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Sixth Form Pastoral Care

“I love the sense of responsibility that the prefect system gives you”

Year 13 student

Sixth Form Pastoral Care image

Student Support and Pastoral Care in the Sixth Form @ Trinity

Pastoral support is an area we pride ourselves on and the Sixth Form Team plays a crucial role in this aspect of our students’ life.  Tutor groups are usually 10/11 in size and this allows tutors to really get to know their tutees.  An important part of our induction programme is building and developing this relationship.

Tutors meet on a regular basis with each tutee for a 1:1 chat and to discuss and help the student with his or her school life and others challenges or opportunities that may present themselves.

The Sixth Form Tutor Team have regular weekly meetings to discuss issues as well as identifying students who deserve praising. The tutors bring and disseminate information from a student’s subject teachers who use the Tutor as the primary link between the Academic and Pastoral aspects of the school.

Tutors are also the link between home and school and will take time to contact parents to update them on progress and if there are any issues.

Tutorial Programme

The Sixth Form Tutorial Programme is diverse and evolves as the challenges that face our students change.  These can be classroom based activities, presentations by visiting speakers  or trips out to events, for example the Upper Sixth go to Live 2 Learn, a hard hitting conference on road safety in Torquay.

Students also have to lead sessions and assemblies as part of this and each tutor group will host debates initially for their tutor group but then it will be opened up to other tutor groups to attend.

Within this programme, core issues are addressed which affect the students: personal finance, CV writing, interview practice, Careers planning, time management and the development of self-evaluation skills.

Extra Support

There are a number of strategies in place to help students through the transition from GCSE to the freedom and independence of A levels.  All strategies are discussed with students in reviews to establish the most effective and engaging way forward. These range from:

Supervised Private Study – where students are registered and study in a specific location free from the potential distractions of the Sixth Form Centre.  Students often volunteer for this during times of peak work loading.  This is reviewed regularly and students negotiate when in their week it is most productive.

Sixth Form Evening Clinic – one night a week the Head of Sixth Form runs an evening clinic which is open to all students.  This can focus on a particular issue that a number of students want to explore.  For example, a regular slot on exam question and essay writing happens at 6:45 to 7:30pm.

This is also a time for the Head of Sixth Form to see students – in particular boarders.  These 1:1 or small group sessions allow the Sixth Form Team to see all our students without disrupting their busy curriculum.  Often Upper Sixth students applying to University or considering their career choices will use this drop in time to explore their options.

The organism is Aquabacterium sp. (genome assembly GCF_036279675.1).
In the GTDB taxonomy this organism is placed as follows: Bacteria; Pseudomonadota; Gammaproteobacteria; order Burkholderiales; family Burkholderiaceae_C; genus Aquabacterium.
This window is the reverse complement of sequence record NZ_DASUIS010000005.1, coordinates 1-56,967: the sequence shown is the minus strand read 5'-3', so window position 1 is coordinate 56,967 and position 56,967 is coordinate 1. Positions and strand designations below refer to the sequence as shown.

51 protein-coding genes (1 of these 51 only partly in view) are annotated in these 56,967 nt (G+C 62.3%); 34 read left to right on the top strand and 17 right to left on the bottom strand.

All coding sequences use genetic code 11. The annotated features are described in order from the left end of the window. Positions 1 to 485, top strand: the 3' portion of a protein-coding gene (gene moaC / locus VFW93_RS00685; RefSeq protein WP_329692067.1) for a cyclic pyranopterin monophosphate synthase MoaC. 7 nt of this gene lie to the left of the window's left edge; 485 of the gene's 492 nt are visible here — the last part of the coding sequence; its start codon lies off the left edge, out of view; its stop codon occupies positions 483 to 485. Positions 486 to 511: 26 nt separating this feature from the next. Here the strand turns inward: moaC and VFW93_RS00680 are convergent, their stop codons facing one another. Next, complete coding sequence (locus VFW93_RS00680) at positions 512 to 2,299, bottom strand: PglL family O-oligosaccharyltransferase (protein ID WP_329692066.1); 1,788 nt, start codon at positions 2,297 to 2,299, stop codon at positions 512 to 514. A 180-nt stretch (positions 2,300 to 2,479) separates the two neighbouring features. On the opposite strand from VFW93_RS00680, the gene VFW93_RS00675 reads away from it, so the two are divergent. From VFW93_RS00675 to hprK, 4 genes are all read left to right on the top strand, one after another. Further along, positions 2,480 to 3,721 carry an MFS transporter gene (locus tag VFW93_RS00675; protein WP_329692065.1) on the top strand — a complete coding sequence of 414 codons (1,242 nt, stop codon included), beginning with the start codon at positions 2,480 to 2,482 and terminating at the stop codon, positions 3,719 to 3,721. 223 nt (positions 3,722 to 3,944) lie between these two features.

Friday Work Clinic – A support session that happens between 4 and 5pm on a Friday for students who struggle to get work in on time.  The Sixth Form Team will supervise them as they complete outstanding work and then spend time with them reviewing their current position and challenges.  This does not carry any sanction and is a positive step to help students keep on track.  This can be activated by staff at short notice and the Head of Sixth Form will contact parents and house parents to discuss the most convenient time for this to occur.

University and Careers Guidance

From the February of a student’s Lower Sixth we begin a programme which supports students and their families in the planning of their ‘next move’.  Students are faced with a choice of continuing their education at university or entering full time employment.  With changes in the economy and university funding this is more important than ever and we dedicate a lot of time to help students make the right choice for them.  One size does not fit all.

During the latter part of the Lower Sixth students are exposed to a number of Career sessions including online careers assessments (Centigrade Questionnaire), attending the UCAS conference at Westpoint in Exeter or undertaking induction sessions on using the UCAS online, writing personal statements/CVs.

In the Upper Sixth we introduce more individually focussed student support as students are making key decisions.  By September of the Upper Sixth students will have decided whether they are going to University or straight into work.  In each case the student will be allocated a UCAS Tutor or Careers Tutor.  This senior and experienced member of staff will support them in their decision making and help them prepare for the challenges that face them.  The ratio of staff to students will be in the region of 1:4 (for a non-Sixth Form tutor).  The UCAS Tutor will be a specialist in the subject area that the student is considering applying to at University. Likewise a Careers Tutor will work with the student and their family to explore opportunities, try and use the contacts and knowledge in the School to help find the student the right career choice.  The goal of the Career Tutor is to help the student make the first steps in their chosen career.

Tutors invest a considerable amount of time with their tutee to make sure they achieve the goal they have set out and to advise and encourage them.